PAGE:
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Gender: Do not display
Current location: Colorado
Member since: Sat Apr 21, 2007, 03:17 PM
Number of posts: 8,511

Journal Archives


The sun has returned!

In the span of a few days we have gone from drought roasting in the high 90s and low 100s, to freak hail storms, to receiving in three days more precipitation than we usually get in a year.

Thousands of homes have been destroyed, some floated away on rivers that hadn't existed only minutes before. Thousands more homes have been damaged. The counting will go on for some time.

Thousands of businesses have been impacted, some of them are gone. An area 100 miles x 100 miles has been covered by water that is, in many places, potentially toxic thanks to spillage from upturned tanks storing chemicals used in fracking. Unlike alluvial areas that rely on seasonal flooding, this event may render an entire region unsuitable for food production because of the nature of those chemicals, some of which are known carcinogens. And because our waterways are not closed systems, those chemicals are now on the way to rivers and states to the east and south.

We do not presently know what is going to come of all this.

We do know that the loss of life is far less than it could have been. We do know that the emergency shelters are being provisioned by agencies and organizations which we support through our taxes; even more, volunteers by the thousands are bringing carloads of toiletries and diapers and clothing to those shelters. We know that cash and canned goods are coming in to area food banks, along with volunteers to sort and help distribute. We also know that horses and livestock are being shuttled to safer ground by farmers and ranchers whose own lands were safe on higher ground.

It's amazing to watch as rescuees are interviewed. None have whined in self-pity, every single one expresses profound gratitude. Some, left with nothing but the old pickup in which they left their now vanished home, offer to help others retrieve belongings. There is sorrow, to be sure. And uncertainty about what the future will bring. But the over-arching sentiment is one of profound gratitude.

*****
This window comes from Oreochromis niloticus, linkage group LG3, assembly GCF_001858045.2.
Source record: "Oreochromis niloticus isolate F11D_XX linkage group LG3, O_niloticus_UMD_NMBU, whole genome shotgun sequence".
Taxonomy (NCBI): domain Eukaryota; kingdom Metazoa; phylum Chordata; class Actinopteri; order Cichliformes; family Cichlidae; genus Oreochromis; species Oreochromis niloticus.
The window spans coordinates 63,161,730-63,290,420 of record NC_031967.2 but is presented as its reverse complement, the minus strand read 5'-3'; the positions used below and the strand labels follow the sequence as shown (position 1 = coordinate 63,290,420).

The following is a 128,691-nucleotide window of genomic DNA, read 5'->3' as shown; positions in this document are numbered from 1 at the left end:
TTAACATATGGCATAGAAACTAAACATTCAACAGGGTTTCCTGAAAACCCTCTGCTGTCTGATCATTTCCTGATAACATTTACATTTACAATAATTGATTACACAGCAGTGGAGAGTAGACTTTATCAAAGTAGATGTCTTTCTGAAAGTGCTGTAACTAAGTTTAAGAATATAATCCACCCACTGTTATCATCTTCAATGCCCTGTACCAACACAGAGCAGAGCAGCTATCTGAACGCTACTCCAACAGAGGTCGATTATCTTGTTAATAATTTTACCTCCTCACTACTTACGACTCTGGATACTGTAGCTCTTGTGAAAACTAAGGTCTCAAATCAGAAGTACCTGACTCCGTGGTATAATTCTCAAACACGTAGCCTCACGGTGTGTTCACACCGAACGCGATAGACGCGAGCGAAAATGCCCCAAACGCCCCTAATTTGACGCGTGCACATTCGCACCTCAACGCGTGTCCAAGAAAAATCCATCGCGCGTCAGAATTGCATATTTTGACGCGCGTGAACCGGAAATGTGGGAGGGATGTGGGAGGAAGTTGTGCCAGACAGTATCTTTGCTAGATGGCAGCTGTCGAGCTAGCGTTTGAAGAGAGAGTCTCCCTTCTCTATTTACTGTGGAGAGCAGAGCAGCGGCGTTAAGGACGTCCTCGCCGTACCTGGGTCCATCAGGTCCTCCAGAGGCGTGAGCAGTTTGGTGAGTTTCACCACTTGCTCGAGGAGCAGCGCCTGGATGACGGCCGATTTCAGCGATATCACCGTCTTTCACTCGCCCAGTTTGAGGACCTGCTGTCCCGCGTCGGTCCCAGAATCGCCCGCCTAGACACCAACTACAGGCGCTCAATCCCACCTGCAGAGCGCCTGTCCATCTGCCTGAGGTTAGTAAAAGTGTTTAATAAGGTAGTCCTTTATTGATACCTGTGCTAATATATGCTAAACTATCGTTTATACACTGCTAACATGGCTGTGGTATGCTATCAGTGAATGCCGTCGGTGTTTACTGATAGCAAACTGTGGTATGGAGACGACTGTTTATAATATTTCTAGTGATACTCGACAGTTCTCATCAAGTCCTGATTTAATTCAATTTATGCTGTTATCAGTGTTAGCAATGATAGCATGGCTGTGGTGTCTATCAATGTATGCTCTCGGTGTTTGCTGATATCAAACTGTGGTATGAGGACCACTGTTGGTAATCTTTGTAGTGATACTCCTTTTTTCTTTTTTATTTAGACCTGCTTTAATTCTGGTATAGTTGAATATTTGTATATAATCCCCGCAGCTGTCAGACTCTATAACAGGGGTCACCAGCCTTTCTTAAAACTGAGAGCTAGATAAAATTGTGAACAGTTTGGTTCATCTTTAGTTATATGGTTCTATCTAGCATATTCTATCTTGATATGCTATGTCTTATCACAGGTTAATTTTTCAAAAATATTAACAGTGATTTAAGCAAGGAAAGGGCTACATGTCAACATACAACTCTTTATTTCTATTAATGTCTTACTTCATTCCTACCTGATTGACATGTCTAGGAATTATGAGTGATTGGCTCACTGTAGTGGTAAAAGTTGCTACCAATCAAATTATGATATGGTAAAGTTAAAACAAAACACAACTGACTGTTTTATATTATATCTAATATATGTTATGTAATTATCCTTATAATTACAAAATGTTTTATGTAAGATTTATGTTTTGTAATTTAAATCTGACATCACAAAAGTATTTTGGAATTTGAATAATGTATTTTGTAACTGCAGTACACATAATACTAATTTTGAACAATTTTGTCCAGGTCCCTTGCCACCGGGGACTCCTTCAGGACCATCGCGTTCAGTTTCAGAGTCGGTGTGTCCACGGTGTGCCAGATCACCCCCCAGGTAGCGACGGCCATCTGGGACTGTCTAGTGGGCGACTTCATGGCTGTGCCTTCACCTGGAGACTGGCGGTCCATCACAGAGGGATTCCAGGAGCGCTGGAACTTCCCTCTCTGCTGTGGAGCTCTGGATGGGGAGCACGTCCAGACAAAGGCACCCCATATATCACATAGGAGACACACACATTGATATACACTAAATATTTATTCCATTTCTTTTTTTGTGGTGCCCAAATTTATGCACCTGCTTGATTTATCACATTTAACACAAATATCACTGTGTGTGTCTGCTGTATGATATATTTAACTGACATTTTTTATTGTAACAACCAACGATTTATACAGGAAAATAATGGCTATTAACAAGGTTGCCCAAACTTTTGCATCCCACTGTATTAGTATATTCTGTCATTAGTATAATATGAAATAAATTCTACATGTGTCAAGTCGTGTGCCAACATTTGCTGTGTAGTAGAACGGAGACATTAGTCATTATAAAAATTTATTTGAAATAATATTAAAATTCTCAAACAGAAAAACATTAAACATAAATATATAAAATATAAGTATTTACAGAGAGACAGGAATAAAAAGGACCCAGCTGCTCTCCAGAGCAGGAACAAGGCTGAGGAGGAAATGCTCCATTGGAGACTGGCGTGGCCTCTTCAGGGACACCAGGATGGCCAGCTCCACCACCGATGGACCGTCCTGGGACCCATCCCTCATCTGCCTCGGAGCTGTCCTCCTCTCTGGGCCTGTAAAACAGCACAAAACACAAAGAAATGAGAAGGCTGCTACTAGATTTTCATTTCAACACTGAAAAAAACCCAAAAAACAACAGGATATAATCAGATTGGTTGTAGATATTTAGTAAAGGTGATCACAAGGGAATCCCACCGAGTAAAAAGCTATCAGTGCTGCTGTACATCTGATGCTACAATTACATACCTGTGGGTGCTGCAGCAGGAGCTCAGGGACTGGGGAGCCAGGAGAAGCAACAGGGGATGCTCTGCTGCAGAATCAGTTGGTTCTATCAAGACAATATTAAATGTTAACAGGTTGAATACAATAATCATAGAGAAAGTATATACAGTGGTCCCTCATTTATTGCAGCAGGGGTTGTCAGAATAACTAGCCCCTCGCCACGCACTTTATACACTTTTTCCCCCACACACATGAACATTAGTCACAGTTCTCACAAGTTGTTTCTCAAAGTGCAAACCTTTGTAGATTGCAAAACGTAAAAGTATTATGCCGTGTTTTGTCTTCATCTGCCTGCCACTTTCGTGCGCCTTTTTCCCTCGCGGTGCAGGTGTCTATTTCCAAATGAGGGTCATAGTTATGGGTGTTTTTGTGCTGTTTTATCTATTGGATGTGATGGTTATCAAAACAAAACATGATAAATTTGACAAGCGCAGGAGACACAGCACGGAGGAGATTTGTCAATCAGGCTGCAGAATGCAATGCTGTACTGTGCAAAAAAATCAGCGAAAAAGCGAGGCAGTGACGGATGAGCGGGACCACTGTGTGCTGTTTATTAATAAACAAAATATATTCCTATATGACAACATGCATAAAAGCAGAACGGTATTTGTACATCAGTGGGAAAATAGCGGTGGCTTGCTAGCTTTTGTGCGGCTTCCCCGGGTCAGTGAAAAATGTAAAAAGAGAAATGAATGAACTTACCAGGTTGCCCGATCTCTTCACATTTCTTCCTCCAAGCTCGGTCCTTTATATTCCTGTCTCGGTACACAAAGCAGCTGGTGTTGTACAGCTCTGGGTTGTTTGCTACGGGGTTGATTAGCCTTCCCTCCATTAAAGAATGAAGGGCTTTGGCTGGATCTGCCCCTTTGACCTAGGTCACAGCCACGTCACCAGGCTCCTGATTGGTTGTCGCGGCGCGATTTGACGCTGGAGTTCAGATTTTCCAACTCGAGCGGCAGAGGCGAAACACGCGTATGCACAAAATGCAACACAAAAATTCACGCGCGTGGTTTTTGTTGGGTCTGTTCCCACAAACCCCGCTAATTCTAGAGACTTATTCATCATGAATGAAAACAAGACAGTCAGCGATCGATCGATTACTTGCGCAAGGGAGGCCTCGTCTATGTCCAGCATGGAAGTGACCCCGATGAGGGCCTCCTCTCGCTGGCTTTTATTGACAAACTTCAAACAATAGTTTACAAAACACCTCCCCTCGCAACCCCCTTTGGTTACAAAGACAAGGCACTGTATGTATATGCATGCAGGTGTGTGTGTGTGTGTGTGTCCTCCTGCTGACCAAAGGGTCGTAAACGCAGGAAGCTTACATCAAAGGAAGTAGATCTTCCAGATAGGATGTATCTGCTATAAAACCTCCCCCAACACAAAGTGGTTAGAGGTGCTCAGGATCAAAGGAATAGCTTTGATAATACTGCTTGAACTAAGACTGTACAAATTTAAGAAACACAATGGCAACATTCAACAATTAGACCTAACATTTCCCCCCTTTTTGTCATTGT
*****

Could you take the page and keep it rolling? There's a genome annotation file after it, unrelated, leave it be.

Doubtless, in the days ahead we will find ourselves devolving into our usual squabbles. But at this hour the sweet truth is that we are, indeed, a remarkable people joined by a common ability to rise above, to extend a hand of help, and savor a moment in which we come together in simple thanks.
Posted by madamesilverspurs | Mon Sep 16, 2013, 09:02 PM (1 replies)

White sheets

Colorado citizens needing assistance to evacuate are being asked by the National Guard to make themselves more visible to chopper crews by waving white sheets.

To our lurkers from freeperville: this is a proper use of white sheets.
Posted by madamesilverspurs | Mon Sep 16, 2013, 03:06 PM (8 replies)

One more time...

Posted by madamesilverspurs | Mon Sep 16, 2013, 02:56 PM (4 replies)


My congressman, Cory Gardner CO-4, accompanied the governor, both senators, and a couple other representatives on a helicopter tour of our flood-ravaged countryside. Their tour got extra media attention because they had the chopper land a couple times to pick up stranded residents.

His weekly newsletter arrived in my inbox last night. In it, he devotes four sentences to the flood crisis. Four sentences. Then he devotes four paragraphs to emphasizing his commitment to defund and repeal Obamacare.

There's a reason I refer to him as my alleged representative.
Posted by madamesilverspurs | Mon Sep 16, 2013, 11:23 AM (2 replies)

A Colorado Memory